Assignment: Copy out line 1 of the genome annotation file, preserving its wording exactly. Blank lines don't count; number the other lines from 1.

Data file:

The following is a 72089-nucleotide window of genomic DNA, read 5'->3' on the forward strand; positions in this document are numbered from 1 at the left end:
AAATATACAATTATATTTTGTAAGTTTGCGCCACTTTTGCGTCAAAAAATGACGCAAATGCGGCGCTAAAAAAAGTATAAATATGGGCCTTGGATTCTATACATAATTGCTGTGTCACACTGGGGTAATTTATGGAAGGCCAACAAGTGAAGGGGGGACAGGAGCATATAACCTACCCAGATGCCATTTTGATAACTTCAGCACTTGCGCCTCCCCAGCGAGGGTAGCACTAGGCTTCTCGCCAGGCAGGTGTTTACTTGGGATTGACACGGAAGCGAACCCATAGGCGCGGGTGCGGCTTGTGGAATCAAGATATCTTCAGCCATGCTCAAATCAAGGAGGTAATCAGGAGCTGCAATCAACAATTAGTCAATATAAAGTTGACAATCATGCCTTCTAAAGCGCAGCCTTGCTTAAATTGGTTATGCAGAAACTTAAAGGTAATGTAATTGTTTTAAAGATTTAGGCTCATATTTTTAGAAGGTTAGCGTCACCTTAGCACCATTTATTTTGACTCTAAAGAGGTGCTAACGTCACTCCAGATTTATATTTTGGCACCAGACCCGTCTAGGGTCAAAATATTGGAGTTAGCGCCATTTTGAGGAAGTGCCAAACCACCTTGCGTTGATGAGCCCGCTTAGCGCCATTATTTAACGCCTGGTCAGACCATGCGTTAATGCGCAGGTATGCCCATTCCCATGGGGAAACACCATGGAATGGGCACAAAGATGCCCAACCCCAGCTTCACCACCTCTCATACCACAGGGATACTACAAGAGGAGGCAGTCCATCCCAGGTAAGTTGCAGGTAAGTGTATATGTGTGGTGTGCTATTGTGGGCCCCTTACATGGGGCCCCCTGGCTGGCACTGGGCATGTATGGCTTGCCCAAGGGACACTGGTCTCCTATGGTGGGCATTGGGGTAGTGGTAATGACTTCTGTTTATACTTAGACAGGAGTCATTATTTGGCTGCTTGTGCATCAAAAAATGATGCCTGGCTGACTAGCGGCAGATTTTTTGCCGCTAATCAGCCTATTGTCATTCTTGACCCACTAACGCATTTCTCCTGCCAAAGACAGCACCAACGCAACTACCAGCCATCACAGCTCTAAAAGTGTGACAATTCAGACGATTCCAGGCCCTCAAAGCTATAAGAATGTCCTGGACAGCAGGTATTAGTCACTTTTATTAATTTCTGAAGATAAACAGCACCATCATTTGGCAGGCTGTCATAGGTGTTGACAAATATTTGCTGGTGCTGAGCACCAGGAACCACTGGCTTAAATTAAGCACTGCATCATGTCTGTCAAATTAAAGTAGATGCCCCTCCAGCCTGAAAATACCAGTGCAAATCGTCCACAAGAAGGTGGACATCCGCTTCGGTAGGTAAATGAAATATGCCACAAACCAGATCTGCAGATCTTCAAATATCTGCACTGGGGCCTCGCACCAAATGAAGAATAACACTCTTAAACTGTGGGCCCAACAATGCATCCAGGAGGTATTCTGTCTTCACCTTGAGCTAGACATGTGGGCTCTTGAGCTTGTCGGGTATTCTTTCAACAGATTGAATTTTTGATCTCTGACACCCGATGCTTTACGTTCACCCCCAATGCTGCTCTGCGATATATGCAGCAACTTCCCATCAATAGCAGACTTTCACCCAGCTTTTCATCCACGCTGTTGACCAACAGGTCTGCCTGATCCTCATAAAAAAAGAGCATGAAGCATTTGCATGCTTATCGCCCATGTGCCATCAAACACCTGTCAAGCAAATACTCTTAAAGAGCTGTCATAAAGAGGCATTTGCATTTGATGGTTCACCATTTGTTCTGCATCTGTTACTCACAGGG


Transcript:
The following is a 72089-nucleotide window of genomic DNA, read 5'->3' on the forward strand; positions in this document are numbered from 1 at the left end: